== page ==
China is such a diverse country in terms of environment, language, customs, and food. Over the past month, I had the opportunity to travel to three major cities in China and experience such diversity. During the first week of October, the people here partake in a week-long holiday called National Week, so I decided to travel around with three other co-op students (Aron, Jackie, and Jennifer) and see some of the cities outside of Weifang.
We left on a train late Friday night, which was an adventure in itself as we didn’t know that our train was arriving on the opposite track! We had to run down three flights of stairs with all of our bags, underneath the tracks, and up onto the platform before trying to find our carriage. We spent twenty-two hours on the train before arriving in Xi’an; restlessness doesn’t begin to describe the experience.
We spent two days in Xi’an and were able to visit the Terracotta Warriors and bike on top of the city wall at night. I think both Jen and I, who look Caucasian, were more of a tourist attraction than anything in Xi’an. People were constantly asking to take pictures with us, sometimes attempting to photograph us without our knowledge by using camera phones!
One evening, while walking around the streets after dinner, we bought quite a few large scroll paintings from a row of painters along the side of the road. We drew quite the crowd while bartering and purchasing the paintings. The locals were very kind and loved talking with us. The poverty in the streets is striking though, with so many people living in such a small space and not enough work. Many times, when walking into a store, we would notice an excess of employees, all of whom are paid very low wages. Most of my colleagues in Weifang make less than 1000 RMB a month, which is equivalent to only 140 CAD.
After Xi’an, we flew to Chongqing and stayed there for four days to go shopping and visit the local attractions. The Buddhist Arhat Temple we visited is much like the temples I visited in South East Asia, except for the massive buildings and towers you can see rising up around the temple. Chongqing is famous for a dish called hot pot. The dish is comprised of a huge bowl filled with a spicy broth, heated up by a burner in the middle of the table, while raw vegetables and beef are dropped into the broth to cook. It’s a lot of fun and the food is delicious, especially when we had no idea what we were ordering!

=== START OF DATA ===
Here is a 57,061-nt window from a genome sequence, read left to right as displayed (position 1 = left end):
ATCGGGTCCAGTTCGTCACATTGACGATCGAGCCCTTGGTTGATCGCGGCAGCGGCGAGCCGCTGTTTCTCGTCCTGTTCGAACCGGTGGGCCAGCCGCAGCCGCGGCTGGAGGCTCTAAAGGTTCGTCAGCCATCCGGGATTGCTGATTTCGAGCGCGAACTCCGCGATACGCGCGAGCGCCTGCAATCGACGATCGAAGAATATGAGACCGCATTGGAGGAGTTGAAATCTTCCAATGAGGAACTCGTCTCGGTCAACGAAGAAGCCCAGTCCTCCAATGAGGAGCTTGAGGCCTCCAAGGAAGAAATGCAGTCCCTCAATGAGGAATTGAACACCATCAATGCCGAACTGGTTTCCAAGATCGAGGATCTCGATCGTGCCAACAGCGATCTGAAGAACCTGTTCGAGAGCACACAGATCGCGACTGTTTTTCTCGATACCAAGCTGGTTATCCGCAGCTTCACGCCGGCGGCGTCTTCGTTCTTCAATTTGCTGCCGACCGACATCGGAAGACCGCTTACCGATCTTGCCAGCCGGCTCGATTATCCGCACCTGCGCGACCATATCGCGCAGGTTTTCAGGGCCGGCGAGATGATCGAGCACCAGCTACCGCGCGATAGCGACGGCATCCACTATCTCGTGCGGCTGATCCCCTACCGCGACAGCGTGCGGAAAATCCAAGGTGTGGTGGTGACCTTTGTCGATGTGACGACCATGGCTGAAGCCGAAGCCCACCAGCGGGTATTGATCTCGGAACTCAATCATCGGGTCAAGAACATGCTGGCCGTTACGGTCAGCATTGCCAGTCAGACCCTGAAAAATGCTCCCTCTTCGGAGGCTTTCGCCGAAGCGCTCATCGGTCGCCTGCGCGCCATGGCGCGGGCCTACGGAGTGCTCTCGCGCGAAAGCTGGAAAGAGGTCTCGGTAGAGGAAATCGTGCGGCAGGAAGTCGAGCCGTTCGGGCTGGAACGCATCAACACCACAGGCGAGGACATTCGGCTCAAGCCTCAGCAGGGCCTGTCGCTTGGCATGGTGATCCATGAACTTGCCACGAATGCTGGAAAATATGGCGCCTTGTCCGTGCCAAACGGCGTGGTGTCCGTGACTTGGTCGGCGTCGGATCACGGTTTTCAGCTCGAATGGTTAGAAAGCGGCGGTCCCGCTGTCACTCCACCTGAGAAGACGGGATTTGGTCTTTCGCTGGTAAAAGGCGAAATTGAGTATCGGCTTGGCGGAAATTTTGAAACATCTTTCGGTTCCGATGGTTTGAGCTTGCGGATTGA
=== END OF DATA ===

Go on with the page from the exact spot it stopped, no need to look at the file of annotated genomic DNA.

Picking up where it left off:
After flying back to Qingdao and spending a day at the beach, Aron and I took a short train back to Weifang to start work again while Jackie and Jennifer travelled for another two weeks. Upon arriving back at work I found that we had moved to an office building one block outside of the university campus. We’ve been in this building for four weeks now and it’s still under construction! Attempting to teach twenty seven-year-olds, while a wall that connects to my classroom wall is being constructed, is not an easy task. We obtained, just yesterday, an internet connection that remains connected for more than ten minutes at a time as well! It’s a nice building, but it will be nicer when the noise ends and the dust settles.
Last week my back had become very painful and so my manager took me to visit a traditional Chinese hospital, as they do not have family doctors in Weifang. When I arrived, after listening to my problem, the doctors recommended acupuncture and cupping. Once the needles were in my back, they attached a small battery to the needles and shocked my muscles for half an hour. Not the most pleasant experience. Even worse was the cupping. Amidst the cries of children next door, the doctors lit glass cups on fire and suctioned them to my back. It feels like a million hands pinching your skin for ten minutes. It left large and round purple bruises all over my back, which I thought was very attractive! I went back for the next three days to endure this “healing”. Needless to say, I think I’ll just deal with the back pain and have a massage instead!
As for my work, it has been a “learn as you go” experience. I was able to create new business cards using the program, Photoshop, for the first time. I have helped coordinate, with the office in Vancouver, the hiring of new co-op students for January. And most exciting is that last week I organized the beginning of Mandarin lessons for CIBT foreign employees and one other foreign teacher in Weifang. I now have the opportunity to formally learn Mandarin and the simplified characters!
Aron, another co-op student, organized a promotional lecture at a local medical university last week for 1300 students that I was asked to attend. The other co-op students and I spoke for a few minutes about ourselves and our work. We had to return the next night for an encore; as over 2000 students tried to attend the first night but they could not all fit into the hall. Overall, it has been an amazing experience!
Beyond the Blog
To learn more about working internationally, check out the SFU International Co-op Website